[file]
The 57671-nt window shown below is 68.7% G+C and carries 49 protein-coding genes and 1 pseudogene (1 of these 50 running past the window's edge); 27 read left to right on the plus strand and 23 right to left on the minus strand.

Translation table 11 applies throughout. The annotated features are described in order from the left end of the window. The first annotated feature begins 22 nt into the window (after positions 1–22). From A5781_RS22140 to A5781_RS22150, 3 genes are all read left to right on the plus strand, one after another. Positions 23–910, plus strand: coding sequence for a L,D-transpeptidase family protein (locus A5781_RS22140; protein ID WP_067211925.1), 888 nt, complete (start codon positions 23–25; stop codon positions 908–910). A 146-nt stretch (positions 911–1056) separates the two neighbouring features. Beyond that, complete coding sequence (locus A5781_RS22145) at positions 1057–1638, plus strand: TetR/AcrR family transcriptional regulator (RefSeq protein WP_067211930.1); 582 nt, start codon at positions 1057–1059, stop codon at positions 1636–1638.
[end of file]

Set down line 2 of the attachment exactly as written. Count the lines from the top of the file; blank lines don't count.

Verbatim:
Translation table 11 applies throughout. The annotated features are described in order from the left end of the window. The first annotated feature begins 22 nt into the window (after positions 1–22). From A5781_RS22140 to A5781_RS22150, 3 genes are all read left to right on the plus strand, one after another. Positions 23–910, plus strand: coding sequence for a L,D-transpeptidase family protein (locus A5781_RS22140; protein ID WP_067211925.1), 888 nt, complete (start codon positions 23–25; stop codon positions 908–910). A 146-nt stretch (positions 911–1056) separates the two neighbouring features. Beyond that, complete coding sequence (locus A5781_RS22145) at positions 1057–1638, plus strand: TetR/AcrR family transcriptional regulator (RefSeq protein WP_067211930.1); 582 nt, start codon at positions 1057–1059, stop codon at positions 1636–1638.